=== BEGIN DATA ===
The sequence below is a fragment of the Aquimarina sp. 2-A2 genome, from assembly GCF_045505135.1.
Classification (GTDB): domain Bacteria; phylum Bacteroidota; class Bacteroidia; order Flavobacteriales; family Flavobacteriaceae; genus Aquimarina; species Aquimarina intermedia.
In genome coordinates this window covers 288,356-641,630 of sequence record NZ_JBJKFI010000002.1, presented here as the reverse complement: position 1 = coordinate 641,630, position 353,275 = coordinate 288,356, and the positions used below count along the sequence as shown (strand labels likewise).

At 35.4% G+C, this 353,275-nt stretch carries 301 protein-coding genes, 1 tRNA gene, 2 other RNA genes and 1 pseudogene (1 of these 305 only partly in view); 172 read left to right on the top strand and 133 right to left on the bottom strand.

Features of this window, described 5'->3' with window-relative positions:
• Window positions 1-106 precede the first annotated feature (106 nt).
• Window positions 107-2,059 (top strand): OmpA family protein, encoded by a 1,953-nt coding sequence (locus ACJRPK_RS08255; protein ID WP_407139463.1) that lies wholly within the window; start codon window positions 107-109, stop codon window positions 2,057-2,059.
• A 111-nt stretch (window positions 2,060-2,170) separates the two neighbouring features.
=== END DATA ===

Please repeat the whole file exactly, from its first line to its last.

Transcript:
The sequence below is a fragment of the Aquimarina sp. 2-A2 genome, from assembly GCF_045505135.1.
Classification (GTDB): domain Bacteria; phylum Bacteroidota; class Bacteroidia; order Flavobacteriales; family Flavobacteriaceae; genus Aquimarina; species Aquimarina intermedia.
In genome coordinates this window covers 288,356-641,630 of sequence record NZ_JBJKFI010000002.1, presented here as the reverse complement: position 1 = coordinate 641,630, position 353,275 = coordinate 288,356, and the positions used below count along the sequence as shown (strand labels likewise).

At 35.4% G+C, this 353,275-nt stretch carries 301 protein-coding genes, 1 tRNA gene, 2 other RNA genes and 1 pseudogene (1 of these 305 only partly in view); 172 read left to right on the top strand and 133 right to left on the bottom strand.

Features of this window, described 5'->3' with window-relative positions:
• Window positions 1-106 precede the first annotated feature (106 nt).
• Window positions 107-2,059 (top strand): OmpA family protein, encoded by a 1,953-nt coding sequence (locus ACJRPK_RS08255; protein ID WP_407139463.1) that lies wholly within the window; start codon window positions 107-109, stop codon window positions 2,057-2,059.
• A 111-nt stretch (window positions 2,060-2,170) separates the two neighbouring features.